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Mad Men creator: 'I'm as close to the show as I am to my wife and kids...'


They’re back:
The cast of
Mad Men,
which is
in its
sixth series

They’re back: The cast of Mad Men, which is in its sixth series

Mad Men creator Matthew Weiner

Mad Men creator Matthew Weiner


They’re back: The cast of Mad Men, which is in its sixth series

It is 10am in Los Angeles and Matthew Weiner, the man behind Mad Men, is getting to grips with the sunny end of what's destined to become a 17-hour day. The sixth and penultimate series of the drama he created will begin to air in the US next month. There are two episodes left to shoot, one-and-a-half left to write, and "six or seven" in various stages of post-production.

The clock is ticking, and Weiner – a self-confessed "fetishist" when it comes to 1960s period details – manages a quick hello before he ducks into a huddle with a brace of assistants.

"Facial hair?" he asks. An aide with an academic air shakes her head: "We shouldn't do it."

Weiner gives a quick nod, pivots on his heel – and is surrounded by another gaggle of crew seeking another snap decision. It turns out that Mad Men, arguably the sexiest show on TV, is produced from a very unsexy, largely beige office block on the fringe of Downtown Los Angeles, but scattered around are tantalising clues as to where the show might be headed.

The previous series left off in the spring of 1967 – there is often a time-jump between series – and here are books about Vietnam draft dodgers and the bloody Tet Offensive of January 1968.

Weiner is famous for guarding future plotlines with intelligence-agency levels of zeal. So it's surprising when he drops something of a bombshell: that he feels so guilty about Mad Men's glamorisation of smoking that he might just kill off a character with a smoking-related illness.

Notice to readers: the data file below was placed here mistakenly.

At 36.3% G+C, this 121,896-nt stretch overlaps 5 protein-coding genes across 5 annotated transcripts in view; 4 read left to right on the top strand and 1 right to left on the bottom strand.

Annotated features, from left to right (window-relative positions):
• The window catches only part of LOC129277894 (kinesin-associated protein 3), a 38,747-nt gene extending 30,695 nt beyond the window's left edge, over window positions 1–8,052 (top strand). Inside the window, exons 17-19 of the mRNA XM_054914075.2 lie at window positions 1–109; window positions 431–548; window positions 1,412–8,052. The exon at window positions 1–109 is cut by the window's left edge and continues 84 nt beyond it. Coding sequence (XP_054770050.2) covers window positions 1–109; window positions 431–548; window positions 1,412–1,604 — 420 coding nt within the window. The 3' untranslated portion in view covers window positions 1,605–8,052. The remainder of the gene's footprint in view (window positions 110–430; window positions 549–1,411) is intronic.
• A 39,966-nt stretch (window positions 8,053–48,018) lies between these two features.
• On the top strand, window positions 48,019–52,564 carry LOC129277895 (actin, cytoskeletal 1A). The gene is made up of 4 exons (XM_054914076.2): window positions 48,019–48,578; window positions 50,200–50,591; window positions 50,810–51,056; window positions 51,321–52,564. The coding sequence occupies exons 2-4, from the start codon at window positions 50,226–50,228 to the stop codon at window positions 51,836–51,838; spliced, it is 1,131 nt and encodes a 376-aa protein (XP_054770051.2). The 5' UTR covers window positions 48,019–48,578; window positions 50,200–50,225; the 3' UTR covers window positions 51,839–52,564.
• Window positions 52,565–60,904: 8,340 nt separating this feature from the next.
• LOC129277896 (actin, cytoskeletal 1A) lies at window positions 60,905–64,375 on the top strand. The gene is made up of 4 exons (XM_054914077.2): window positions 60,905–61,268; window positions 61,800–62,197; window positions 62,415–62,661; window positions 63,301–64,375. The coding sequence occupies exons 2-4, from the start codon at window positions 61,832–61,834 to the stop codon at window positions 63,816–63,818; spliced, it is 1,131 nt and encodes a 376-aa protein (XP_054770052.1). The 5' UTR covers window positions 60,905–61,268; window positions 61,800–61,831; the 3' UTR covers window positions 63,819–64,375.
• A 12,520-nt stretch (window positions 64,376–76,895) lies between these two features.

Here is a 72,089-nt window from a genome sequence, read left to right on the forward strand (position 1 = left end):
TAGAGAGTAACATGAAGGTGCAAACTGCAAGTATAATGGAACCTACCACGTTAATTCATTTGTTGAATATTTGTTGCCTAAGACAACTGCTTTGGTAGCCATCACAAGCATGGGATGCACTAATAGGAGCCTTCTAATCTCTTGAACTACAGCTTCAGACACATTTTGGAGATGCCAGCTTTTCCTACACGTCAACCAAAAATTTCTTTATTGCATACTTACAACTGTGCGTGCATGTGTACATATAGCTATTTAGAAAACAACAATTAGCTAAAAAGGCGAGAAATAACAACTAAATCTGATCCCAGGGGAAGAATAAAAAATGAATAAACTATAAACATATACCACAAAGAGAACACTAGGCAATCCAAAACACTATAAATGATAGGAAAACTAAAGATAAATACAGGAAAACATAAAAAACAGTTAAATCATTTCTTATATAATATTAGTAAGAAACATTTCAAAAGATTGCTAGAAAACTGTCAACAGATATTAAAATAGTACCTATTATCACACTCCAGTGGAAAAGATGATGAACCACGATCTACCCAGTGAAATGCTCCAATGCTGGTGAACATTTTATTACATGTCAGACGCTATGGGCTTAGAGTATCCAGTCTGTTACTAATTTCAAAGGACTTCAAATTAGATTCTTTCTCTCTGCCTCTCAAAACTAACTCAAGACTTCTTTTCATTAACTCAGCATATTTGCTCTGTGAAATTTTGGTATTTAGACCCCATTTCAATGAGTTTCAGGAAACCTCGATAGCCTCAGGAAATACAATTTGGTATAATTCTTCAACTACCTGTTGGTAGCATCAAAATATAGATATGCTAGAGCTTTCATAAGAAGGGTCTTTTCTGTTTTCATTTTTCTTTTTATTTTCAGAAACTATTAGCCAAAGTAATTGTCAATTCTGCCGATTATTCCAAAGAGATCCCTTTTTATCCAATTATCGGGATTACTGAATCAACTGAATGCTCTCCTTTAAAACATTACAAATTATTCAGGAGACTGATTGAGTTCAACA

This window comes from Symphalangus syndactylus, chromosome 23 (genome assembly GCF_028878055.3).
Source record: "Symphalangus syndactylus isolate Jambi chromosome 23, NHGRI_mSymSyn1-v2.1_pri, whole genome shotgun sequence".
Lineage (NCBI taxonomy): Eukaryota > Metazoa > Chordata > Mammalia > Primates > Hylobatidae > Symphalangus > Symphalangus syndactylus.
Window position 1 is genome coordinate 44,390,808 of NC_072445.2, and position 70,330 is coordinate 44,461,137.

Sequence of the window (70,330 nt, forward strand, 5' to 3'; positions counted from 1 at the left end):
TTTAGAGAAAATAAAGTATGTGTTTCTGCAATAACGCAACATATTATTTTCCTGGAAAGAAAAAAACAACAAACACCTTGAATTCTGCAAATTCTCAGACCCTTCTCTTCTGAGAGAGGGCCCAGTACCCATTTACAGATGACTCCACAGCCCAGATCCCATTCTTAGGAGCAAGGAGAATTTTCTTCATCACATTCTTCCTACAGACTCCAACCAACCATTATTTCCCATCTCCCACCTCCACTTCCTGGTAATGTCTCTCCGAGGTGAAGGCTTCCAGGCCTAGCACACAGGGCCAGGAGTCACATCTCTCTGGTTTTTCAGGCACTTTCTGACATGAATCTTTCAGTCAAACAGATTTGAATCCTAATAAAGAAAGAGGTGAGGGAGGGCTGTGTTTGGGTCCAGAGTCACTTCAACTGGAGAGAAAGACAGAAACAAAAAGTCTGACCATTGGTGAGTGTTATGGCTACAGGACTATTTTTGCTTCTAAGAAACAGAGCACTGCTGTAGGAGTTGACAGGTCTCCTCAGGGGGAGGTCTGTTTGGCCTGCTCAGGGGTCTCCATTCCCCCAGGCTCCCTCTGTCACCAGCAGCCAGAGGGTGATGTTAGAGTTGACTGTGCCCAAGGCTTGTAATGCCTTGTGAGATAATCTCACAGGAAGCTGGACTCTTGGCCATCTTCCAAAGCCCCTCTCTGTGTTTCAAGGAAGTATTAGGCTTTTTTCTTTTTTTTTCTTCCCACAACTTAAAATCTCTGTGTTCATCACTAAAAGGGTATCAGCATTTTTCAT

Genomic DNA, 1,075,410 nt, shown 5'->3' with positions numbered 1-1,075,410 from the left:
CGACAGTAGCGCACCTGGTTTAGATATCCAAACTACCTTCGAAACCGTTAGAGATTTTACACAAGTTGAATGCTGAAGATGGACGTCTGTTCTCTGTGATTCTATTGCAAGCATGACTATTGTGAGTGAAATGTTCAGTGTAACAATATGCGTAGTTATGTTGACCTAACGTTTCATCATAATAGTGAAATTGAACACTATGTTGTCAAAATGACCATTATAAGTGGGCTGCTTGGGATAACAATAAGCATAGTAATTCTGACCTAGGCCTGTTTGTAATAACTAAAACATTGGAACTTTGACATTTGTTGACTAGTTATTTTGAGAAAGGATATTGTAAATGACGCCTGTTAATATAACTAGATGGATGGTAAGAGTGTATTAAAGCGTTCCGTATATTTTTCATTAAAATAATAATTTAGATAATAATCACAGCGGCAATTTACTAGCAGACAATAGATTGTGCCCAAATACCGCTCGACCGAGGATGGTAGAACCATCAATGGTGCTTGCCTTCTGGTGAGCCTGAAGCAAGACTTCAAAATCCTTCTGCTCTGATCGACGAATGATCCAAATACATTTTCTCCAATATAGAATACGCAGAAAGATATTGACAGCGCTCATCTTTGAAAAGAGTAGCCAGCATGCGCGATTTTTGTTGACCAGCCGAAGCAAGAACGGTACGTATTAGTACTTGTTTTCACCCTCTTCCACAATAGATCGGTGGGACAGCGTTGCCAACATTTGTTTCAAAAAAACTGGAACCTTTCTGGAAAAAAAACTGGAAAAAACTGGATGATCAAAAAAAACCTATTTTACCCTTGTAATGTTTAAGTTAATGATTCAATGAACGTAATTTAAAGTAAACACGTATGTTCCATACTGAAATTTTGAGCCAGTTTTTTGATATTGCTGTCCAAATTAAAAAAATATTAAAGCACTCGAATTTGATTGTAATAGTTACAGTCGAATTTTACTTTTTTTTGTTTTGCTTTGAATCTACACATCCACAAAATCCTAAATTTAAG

Weiner has an easy smile and a mischievous glint. His leading character, the advertising supremo Don Draper, is defined by his duplicity. Thinking about it, I wouldn't put it past Weiner to start rumours, or plant reference books, as deliberate misinformation.

He beckons me into his office. "You end up making 60 to 80 decisions a day," he says, describing his seven-day working week. "And the older I get, the less I sleep, the crankier I get. So that's really the tough part: not being a dick all the time."

It seems to me he shouldn't worry too much. Weiner is 47, balding and compactly built. He has a reputation for being demanding.

Asked if he's obsessive he'll say: "I am, I am, I am. And I don't call that a negative thing". But he's also earnest and engaging, and quick to share credit. Of course, he's on his best behaviour, eager to drum up positive press. But there's something charming about how he'll preface remarks with "this is going to sound pretentious and conceited, but I'm going to say it anyway . . ."

Weiner crafted his pilot script back in 1999, while he was working on a long-forgotten Ted Danson sitcom. For years it was knocked back, rejected by HBO (home to The Sopranos) and Showtime (the channel behind Homeland). Weiner's creation wouldn't get the chance to seduce viewers until 2007, when it was picked up by AMC.

Long on writing panache and with deliciously high production values, the show told of life among the hard-charging advertising executives who stalked Madison Avenue, New York, in the 1960s. It garnered critical acclaim and a cult following, placing Weiner among a rarified pantheon of "long-form" TV auteurs: David Chase (The Sopranos); Vince Gilligan (Breaking Bad); David Simon (The Wire).

More than that, his creation seeped into contemporary culture: pocket squares, Jessica Rabbit silhouettes, three-Martini lunches, casually misogynistic asides – suddenly, they all appeared to be back in vogue and all "very Mad Men".

Weiner admits that he sold the show by promising that it would depict "the sexiest period in American history" and that Mad Men's success owes much to an alluring surface veneer: gorgeous sets and even more gorgeous leading players. "It's a show about clothes," he deadpans – and he might only be half-joking.

The appeal also owes much to a nostalgia for a long-lost – and quite possibly apocryphal – era. The draw is summed up by a spoof advert pinned on Weiner's office wall: "Madison Avenue agency seeks clever ad men for client schmoozing and consumer manipulation. Perks include corner office (with door), unlimited cocktails and first dibs on all secretaries. Smokers welcome. Ethics optional. Healthy libido a must."

As it happens, Weiner has a corner office, with a door, and an outrageously well stocked cocktail cabinet.